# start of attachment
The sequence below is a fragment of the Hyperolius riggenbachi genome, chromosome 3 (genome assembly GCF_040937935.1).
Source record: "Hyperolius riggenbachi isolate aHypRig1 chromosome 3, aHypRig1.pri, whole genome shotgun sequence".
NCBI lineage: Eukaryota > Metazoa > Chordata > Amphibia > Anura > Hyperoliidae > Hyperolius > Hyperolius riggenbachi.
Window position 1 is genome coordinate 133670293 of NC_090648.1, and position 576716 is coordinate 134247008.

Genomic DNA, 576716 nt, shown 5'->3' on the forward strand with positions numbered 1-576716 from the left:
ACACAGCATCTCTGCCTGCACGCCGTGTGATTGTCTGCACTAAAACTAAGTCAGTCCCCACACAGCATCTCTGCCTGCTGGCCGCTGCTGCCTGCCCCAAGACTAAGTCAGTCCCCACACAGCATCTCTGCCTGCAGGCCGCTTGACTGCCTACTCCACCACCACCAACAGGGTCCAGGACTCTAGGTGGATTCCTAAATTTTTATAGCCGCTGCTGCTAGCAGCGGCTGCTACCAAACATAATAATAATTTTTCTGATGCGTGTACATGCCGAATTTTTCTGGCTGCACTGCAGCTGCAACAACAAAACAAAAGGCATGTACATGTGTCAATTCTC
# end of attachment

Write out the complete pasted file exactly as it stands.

The sequence below is a fragment of the Hyperolius riggenbachi genome, chromosome 3 (genome assembly GCF_040937935.1).
Source record: "Hyperolius riggenbachi isolate aHypRig1 chromosome 3, aHypRig1.pri, whole genome shotgun sequence".
NCBI lineage: Eukaryota > Metazoa > Chordata > Amphibia > Anura > Hyperoliidae > Hyperolius > Hyperolius riggenbachi.
Window position 1 is genome coordinate 133670293 of NC_090648.1, and position 576716 is coordinate 134247008.

Genomic DNA, 576716 nt, shown 5'->3' on the forward strand with positions numbered 1-576716 from the left:
ACACAGCATCTCTGCCTGCACGCCGTGTGATTGTCTGCACTAAAACTAAGTCAGTCCCCACACAGCATCTCTGCCTGCTGGCCGCTGCTGCCTGCCCCAAGACTAAGTCAGTCCCCACACAGCATCTCTGCCTGCAGGCCGCTTGACTGCCTACTCCACCACCACCAACAGGGTCCAGGACTCTAGGTGGATTCCTAAATTTTTATAGCCGCTGCTGCTAGCAGCGGCTGCTACCAAACATAATAATAATTTTTCTGATGCGTGTACATGCCGAATTTTTCTGGCTGCACTGCAGCTGCAACAACAAAACAAAAGGCATGTACATGTGTCAATTCTC